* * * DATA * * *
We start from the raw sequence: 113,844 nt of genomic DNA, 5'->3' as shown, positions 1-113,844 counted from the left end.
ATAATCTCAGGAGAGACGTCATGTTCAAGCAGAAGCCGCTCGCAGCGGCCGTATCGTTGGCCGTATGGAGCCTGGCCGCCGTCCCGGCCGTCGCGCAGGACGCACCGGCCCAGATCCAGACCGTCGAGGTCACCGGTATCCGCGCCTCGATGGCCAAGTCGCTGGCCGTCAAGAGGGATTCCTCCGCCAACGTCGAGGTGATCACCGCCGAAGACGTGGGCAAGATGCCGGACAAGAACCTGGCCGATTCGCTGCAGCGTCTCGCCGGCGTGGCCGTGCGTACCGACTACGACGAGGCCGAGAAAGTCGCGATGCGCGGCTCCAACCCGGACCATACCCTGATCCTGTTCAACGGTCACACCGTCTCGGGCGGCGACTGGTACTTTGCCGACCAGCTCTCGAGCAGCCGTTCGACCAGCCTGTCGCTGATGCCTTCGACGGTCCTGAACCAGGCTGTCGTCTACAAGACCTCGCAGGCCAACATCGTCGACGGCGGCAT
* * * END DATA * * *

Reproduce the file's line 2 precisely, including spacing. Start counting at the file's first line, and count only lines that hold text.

ATAATCTCAGGAGAGACGTCATGTTCAAGCAGAAGCCGCTCGCAGCGGCCGTATCGTTGGCCGTATGGAGCCTGGCCGCCGTCCCGGCCGTCGCGCAGGACGCACCGGCCCAGATCCAGACCGTCGAGGTCACCGGTATCCGCGCCTCGATGGCCAAGTCGCTGGCCGTCAAGAGGGATTCCTCCGCCAACGTCGAGGTGATCACCGCCGAAGACGTGGGCAAGATGCCGGACAAGAACCTGGCCGATTCGCTGCAGCGTCTCGCCGGCGTGGCCGTGCGTACCGACTACGACGAGGCCGAGAAAGTCGCGATGCGCGGCTCCAACCCGGACCATACCCTGATCCTGTTCAACGGTCACACCGTCTCGGGCGGCGACTGGTACTTTGCCGACCAGCTCTCGAGCAGCCGTTCGACCAGCCTGTCGCTGATGCCTTCGACGGTCCTGAACCAGGCTGTCGTCTACAAGACCTCGCAGGCCAACATCGTCGACGGCGGCAT